I've been testing LCD monitors consistently for the past two years. In that time, I've run various tests designed to evaluate a monitor's response time. I've used games, movies, and the occasional scientific test to confirm if a manufacturer's claimed response time is accurate.
To be perfectly honest, I have a very difficult time seeing motion blur in movies and games. In fact, I'm not sure I've seen it any repeatable evidence of it on a modern monitor during a game or movie.
So it should go without saying that DisplayMate's recent findings on LCD response times come as no big shock to me. The findings come via an article by DisplayMate founder Raymond Soneira.
Here are Soneira's major conclusions based on tests conducted by DisplayMate on LCDs from major manufacturers.
1. A manufacturer's claimed response time specifications are not a scientifically accurate or a meaningful indicator of picture blur.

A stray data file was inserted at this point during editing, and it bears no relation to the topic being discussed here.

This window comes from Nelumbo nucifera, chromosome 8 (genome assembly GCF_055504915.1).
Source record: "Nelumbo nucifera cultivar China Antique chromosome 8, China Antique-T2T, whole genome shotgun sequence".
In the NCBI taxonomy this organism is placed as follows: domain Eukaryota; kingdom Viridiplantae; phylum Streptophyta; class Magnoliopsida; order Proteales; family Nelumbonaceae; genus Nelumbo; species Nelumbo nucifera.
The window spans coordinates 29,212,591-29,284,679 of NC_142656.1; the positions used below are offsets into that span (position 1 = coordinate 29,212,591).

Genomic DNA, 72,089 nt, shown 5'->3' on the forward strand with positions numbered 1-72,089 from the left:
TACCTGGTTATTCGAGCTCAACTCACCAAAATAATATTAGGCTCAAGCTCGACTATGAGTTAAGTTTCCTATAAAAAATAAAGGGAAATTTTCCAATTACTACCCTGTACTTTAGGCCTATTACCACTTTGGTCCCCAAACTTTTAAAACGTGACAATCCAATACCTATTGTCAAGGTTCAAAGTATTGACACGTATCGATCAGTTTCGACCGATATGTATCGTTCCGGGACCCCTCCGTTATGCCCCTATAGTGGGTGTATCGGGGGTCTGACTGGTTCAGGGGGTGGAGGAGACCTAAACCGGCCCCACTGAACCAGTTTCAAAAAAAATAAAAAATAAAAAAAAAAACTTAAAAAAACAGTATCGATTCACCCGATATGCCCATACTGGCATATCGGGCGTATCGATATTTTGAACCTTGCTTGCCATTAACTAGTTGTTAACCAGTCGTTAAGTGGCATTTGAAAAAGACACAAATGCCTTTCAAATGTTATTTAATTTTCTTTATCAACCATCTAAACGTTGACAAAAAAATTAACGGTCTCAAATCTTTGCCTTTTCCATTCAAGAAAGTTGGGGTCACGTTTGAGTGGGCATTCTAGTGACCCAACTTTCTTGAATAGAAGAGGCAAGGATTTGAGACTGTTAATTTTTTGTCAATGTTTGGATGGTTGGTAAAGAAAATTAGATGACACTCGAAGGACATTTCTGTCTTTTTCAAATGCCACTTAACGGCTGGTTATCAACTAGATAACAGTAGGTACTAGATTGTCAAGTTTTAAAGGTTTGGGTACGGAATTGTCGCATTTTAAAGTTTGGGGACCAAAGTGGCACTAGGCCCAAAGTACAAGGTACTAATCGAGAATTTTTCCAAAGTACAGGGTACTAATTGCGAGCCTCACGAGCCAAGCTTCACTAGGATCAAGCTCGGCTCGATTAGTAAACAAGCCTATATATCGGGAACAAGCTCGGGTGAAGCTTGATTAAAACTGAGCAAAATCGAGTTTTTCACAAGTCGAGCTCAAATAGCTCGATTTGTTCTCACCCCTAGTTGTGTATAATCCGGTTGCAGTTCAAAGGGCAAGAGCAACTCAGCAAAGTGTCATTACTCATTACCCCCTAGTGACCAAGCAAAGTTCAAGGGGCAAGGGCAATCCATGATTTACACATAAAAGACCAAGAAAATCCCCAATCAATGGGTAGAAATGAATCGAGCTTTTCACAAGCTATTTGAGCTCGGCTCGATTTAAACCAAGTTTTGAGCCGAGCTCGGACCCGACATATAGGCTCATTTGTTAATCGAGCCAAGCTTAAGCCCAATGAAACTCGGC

The motion blur DisplayMate measured on the HDTVs tested was more than 40 milliseconds. According to the article, this is more than a factor of 10 greater than the manufacturer's published specifications.
2. LCD manufacturers have made a big deal about refresh rates in the last couple of years with the jump from 60Hz to 120Hz and now 240Hz. CNET's own David Katzmaier suspected that benefits with the jump to 240Hz were dubious already, but here's more evidence to back it up. … Read more